Overall this is a positive article with a great personal connection that keeps the reader engaged in the story however, there are some glaring inaccuracies and problematic language that I found difficult to overlook. First of all, someone is not “severely dyslexic”, severely has a connotation of negativity like “severely injured” or “severely disabled”. I prefer the term PROFOUNDLY. I am profoundly dyslexic. My son is profoundly dyslexic. In addition, my son and I both have ADHD however, I believe the acronym should stand for Attention Differentiating Hyper-brain Design. My second issue with the article is that the writer contradicts himself in saying that dyslexia is often not recognized until fourth or fifth grade but had already stated that it was clear from kindergarten that his son was struggling. Dyslexia and learning disabilities associated with reading are usually very apparent early on however our school systems have been convinced that early identification and intervention is not possible, this is simply not true. In reference to ADHD, the article makes a connection between the symptoms of ADHD and the first day of school. This statement perpetuates a negative stereotype of students with ADD or ADHD as the “problem child” in school. People with ADD and ADHD are diagnosed at a wide range of ages from very young to adulthood. Finally, in regards to self-esteem, anxiety is not “due to severe dyslexia and ADHD” but in fact due to the lack of effective intervention and support for students with dyslexia and ADHD. I don’t want to be totally negative, as I said in the first sentence of this post, I believe the article is positive and addresses an important issue, the link between ADHD and dyslexia. I have included at the end of the post a link to the research done by a Spanish Team on the comorbidity of ADHD and Dyslexia. People with ADHD have challenges to overcome. People with dyslexia have struggles in learning. People with both ADHD and dyslexia have an incredibly difficult time learning in schools that do not understand how they learn and have a program to support their learning. I love that Dr. Olivardia speaks out for the importance of a specific diagnosis of dyslexia rather than the vague learning disability associated with reading blah, blah, blah. This is so important. Dyslexia and ADHD are not disabilities, ADHD and dyslexia are neurodiversity. Joe Hitchings, B.Ed and Orton-Gillingham Certified Educator – check this out: Genetic association study of dyslexia and ADHD candidate genes in a Spanish cohort: Implications of comorbid samples – https://journals.plos.org/plosone/article?id=10.1371/journal.pone.0206431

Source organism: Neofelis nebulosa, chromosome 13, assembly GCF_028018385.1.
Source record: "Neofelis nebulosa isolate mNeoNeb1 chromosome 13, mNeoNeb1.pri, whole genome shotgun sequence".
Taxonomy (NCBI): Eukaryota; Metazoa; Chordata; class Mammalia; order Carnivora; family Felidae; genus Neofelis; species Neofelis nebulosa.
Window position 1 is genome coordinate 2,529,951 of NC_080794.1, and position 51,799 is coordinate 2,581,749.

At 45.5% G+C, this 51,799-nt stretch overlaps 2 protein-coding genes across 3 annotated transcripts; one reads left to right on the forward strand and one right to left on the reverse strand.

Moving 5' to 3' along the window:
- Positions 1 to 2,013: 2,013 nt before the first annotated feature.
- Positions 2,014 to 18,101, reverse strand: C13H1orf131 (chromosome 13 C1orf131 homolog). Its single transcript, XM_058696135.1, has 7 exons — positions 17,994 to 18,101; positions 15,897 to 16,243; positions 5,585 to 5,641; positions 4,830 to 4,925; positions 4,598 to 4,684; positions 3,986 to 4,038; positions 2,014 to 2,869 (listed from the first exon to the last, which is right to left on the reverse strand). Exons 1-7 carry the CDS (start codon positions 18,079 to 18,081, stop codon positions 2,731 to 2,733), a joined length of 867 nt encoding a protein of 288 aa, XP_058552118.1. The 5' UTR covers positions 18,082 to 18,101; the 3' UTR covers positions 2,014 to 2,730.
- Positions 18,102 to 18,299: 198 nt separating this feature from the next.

joehitch306– I tried to reply to this comment but the site wouldn’t really let me so I hope you see this! I think both ADHD and dyslexia are heavily misunderstood by schools. As you said, children with ADHD get labeled as the problem child instead of getting help (I was one of these children until high school when I learned to coping skills and then finally got diagnosed). But I think the point that they are making with this article is that even if they are poorly equipped to handle ADHD and stereotype ADHD, schools are worse off to handle dyslexia. When you say that “My second issue with the article is that the writer contradicts himself in saying that dyslexia is often not recognized until fourth or fifth grade but had already stated that it was clear from kindergarten that his son was struggling. Dyslexia and learning disabilities associated with reading are usually very apparent early on however our school systems have been convinced that early identification and intervention is not possible, this is simply not true.” The writer is saying that most kids don’t get diagnosed until fourth or fifth grade because schools aren’t convinced that identification is possible but that it was clear that his kid was struggling in kindergarten. I fully agree with this. Dyslexia is hardly talked about is lower level schooling and so much misinformation goes around about dyslexia. I had very classic signs of dyslexia when I was younger (couldn’t spell, wrote letters backward, mixed up letters, mixed up directions, mispronounced things to the point I couldn’t say my siblings names, struggled to read out loud, mixed up the name of thigs) but because I was able to read at a high level and enjoyed it I was overlooked and I was only diagnosed my senior year of highschool. I really like your comment and mostly agree, I am just writing this reply because I think that schools definitely need to be better equipped to catch the signs of dyslexia. My teachers just always told my mom ‘work on her spelling she really can’t spell’ so my mom never knew any better.